"The hell, Colonel!" he'd yelled, staring at it in disbelief. "I can't do all that today, it's nearly as tall as me!"
Mustang had smirked, somehow managing to look at Ed down his nose despite the fact that he was seated at his desk and Ed was standing angrily on his own two booted feet. "Oh, come now, Fullmetal. That's not saying much, is it?"
"WHO ARE YOU CALLING SMALL ENOUGH TO STUFF A STOCKING WITH?!" Edward had howled—and realized a second too late that he should never have picked such a festive metaphor, as Mustang's gaze went from bored to cold as ice.
"Modulate your tone, Fullmetal," the colonel sharply said, an unbecoming frown tugging at the corners of his mouth. "My ears are aching as it is from all that infernal carrying on in the halls. If you hadn't failed to file your own reports properly for the last three months, this paperwork would not exist. Now, get to work, before I decide to dig up some more of your backlog and keep you here until New Year's."
It was only knowing that Mustang was fully capable of making good on that threat that made Ed shut up and sit down. Several hours later, there were long shadows growing in the corners and up the walls of the office, and the sounds of his fellow officers merrily wishing each other a happy holiday on their way out of the building was making Edward's mind wander eagerly and prematurely out the front door after them. It didn't help that Mustang hadn't added a log to the fire since before he'd come in, and the room was starting to feel like an ice cave.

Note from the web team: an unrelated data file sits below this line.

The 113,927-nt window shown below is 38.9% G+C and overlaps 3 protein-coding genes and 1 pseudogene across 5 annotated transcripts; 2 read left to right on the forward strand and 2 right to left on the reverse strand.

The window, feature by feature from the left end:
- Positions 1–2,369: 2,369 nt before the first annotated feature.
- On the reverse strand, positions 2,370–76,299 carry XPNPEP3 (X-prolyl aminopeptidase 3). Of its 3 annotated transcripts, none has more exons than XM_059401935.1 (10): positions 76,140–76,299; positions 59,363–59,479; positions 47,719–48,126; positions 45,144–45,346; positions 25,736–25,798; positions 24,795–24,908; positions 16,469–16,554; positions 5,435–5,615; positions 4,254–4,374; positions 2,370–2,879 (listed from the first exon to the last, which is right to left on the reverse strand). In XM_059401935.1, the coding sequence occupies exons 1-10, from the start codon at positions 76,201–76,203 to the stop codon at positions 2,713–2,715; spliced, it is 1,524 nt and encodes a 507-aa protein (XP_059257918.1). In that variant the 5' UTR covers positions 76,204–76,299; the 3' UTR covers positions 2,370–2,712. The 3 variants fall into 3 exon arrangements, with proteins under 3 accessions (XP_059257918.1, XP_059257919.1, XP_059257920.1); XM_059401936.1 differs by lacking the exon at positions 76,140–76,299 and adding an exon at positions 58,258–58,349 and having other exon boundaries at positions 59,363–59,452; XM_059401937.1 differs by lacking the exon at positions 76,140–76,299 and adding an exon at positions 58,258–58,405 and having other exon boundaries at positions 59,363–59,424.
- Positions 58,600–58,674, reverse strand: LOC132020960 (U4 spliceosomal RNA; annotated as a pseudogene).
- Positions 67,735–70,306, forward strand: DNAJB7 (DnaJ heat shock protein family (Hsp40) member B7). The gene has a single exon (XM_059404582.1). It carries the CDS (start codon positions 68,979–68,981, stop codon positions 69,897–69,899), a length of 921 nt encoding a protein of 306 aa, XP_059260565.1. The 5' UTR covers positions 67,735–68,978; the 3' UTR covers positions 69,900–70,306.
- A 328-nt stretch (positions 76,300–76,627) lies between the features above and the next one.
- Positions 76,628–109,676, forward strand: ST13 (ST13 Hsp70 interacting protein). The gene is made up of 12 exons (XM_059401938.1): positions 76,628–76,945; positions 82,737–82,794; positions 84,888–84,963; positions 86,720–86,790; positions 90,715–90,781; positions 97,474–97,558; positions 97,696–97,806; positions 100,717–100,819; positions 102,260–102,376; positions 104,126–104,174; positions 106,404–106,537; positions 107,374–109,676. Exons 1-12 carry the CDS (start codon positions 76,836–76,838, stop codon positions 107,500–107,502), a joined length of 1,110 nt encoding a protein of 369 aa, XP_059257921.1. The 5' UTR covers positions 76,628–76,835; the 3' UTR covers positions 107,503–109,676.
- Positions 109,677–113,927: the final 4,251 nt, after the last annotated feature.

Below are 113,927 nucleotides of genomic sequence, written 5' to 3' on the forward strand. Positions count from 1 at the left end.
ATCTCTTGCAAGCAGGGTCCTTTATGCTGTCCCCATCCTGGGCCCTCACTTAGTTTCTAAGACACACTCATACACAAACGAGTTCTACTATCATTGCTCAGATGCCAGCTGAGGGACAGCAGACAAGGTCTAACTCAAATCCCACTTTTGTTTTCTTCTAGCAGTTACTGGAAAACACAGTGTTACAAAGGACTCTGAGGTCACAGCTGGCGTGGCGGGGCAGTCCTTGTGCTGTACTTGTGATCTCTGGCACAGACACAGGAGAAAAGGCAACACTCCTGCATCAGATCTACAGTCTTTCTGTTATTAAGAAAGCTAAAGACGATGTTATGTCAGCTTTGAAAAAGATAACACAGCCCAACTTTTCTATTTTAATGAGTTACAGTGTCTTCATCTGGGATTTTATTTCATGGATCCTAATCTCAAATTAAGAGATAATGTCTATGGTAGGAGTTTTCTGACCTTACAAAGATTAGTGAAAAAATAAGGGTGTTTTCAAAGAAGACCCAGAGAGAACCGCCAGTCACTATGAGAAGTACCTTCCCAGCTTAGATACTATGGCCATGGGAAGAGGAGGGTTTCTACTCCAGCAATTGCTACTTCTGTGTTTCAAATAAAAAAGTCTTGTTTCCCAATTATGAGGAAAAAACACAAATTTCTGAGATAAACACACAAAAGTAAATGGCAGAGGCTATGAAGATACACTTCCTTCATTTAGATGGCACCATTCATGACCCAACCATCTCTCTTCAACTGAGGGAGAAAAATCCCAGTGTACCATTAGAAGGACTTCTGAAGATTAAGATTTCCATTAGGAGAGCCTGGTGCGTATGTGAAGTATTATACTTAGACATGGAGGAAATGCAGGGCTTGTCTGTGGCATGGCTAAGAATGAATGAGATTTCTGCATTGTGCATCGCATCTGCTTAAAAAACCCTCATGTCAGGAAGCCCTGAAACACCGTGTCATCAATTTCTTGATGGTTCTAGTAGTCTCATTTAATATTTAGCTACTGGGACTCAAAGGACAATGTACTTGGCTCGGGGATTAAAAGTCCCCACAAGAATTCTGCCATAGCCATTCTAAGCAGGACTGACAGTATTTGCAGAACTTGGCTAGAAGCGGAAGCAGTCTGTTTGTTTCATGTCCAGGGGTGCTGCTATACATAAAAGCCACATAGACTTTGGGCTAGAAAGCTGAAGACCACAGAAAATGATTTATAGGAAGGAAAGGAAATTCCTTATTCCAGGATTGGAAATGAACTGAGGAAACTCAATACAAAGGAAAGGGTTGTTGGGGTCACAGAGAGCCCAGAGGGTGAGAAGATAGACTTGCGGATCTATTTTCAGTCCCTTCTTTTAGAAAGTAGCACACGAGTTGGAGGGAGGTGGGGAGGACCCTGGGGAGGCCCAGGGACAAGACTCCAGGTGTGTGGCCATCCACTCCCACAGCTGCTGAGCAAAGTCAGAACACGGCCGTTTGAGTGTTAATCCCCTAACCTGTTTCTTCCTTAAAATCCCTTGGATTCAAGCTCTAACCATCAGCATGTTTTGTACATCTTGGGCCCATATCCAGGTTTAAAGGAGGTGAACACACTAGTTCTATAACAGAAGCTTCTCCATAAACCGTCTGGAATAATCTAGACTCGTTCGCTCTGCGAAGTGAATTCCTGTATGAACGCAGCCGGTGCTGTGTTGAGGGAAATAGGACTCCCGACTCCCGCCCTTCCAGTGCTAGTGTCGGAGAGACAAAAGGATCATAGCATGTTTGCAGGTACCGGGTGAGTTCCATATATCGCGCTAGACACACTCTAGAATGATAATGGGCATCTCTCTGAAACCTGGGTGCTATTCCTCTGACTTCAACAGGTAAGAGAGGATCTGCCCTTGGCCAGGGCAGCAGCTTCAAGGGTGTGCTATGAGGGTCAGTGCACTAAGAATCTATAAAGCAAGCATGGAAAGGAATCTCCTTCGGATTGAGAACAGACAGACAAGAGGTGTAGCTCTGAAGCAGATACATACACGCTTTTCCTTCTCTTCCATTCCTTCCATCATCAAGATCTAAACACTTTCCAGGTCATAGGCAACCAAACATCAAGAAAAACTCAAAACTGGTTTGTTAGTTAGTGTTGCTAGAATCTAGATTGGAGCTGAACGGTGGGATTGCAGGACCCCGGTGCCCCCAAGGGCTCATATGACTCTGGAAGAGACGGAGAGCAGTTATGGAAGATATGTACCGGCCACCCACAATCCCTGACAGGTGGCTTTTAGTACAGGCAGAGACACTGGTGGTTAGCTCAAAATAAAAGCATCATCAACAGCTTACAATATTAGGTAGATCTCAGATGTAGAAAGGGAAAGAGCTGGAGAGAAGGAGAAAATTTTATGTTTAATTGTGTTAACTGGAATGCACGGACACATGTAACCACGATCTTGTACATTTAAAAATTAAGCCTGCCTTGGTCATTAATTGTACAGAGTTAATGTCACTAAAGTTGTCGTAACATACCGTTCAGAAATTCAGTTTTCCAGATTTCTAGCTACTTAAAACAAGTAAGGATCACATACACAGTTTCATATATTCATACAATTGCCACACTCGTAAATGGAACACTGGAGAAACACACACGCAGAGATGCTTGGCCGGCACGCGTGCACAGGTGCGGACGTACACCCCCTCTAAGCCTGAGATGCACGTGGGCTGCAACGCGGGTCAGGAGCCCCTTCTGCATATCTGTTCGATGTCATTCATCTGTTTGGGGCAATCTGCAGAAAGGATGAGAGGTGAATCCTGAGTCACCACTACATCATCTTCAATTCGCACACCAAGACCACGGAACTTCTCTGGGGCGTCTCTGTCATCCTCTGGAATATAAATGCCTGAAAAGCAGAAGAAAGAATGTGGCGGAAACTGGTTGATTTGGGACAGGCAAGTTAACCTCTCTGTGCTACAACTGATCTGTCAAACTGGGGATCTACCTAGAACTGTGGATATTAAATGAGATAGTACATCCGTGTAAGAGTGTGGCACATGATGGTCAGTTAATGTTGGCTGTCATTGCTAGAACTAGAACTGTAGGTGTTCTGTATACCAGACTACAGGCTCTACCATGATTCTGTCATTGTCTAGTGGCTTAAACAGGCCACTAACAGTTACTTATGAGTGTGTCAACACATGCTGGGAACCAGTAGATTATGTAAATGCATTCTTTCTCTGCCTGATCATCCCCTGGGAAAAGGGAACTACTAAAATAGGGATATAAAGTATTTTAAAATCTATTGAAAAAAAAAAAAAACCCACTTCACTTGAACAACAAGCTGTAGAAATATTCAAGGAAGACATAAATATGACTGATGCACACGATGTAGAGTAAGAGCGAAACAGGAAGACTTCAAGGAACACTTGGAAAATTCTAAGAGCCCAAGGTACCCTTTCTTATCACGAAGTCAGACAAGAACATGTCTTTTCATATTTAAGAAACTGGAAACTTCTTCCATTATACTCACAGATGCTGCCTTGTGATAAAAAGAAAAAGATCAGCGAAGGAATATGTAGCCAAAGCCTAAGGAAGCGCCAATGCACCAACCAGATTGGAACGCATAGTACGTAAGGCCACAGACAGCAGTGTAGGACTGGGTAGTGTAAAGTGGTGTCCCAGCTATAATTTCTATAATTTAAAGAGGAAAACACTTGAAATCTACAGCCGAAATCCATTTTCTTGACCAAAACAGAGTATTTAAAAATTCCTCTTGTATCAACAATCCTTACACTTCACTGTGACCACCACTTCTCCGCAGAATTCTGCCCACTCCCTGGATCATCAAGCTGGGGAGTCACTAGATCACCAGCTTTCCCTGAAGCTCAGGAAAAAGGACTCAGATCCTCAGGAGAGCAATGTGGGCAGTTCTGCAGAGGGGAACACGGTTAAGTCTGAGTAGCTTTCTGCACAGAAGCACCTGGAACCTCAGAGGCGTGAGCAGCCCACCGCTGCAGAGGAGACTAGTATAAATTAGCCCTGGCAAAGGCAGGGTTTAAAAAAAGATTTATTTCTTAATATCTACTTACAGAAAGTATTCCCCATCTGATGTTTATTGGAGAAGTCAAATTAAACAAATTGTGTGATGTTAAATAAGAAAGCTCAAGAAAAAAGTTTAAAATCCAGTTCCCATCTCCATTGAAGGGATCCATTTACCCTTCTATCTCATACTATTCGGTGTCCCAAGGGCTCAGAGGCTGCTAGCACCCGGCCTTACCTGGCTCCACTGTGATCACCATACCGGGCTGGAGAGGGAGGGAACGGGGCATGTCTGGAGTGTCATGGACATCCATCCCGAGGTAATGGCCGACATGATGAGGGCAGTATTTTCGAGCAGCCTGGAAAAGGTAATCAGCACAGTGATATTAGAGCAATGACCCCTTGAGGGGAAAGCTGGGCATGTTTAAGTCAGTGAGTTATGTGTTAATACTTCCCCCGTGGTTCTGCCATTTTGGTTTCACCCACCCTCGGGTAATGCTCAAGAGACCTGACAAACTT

Scribbling what felt like the five thousandth copy of his signature onto the dotted line at the bottom of a page, Ed scowled as the line of ink petered out. Holding up the fountain pen, he shook it—never a wise idea—but even that act of supreme daring and blatant stupidity failed to produce the usual messy spray of ink. Curiously, Ed removed the nib and peered down the barrel of the pen...
"Colonel," came the half-disbelieving voice, "my ink is freezing."
"That's nice," Mustang said absently, doodling in the corners of his own paperwork and stubbornly ignoring the snatches of laughter and caroling filtering in from the hallway. "Finish your work, Fullmetal."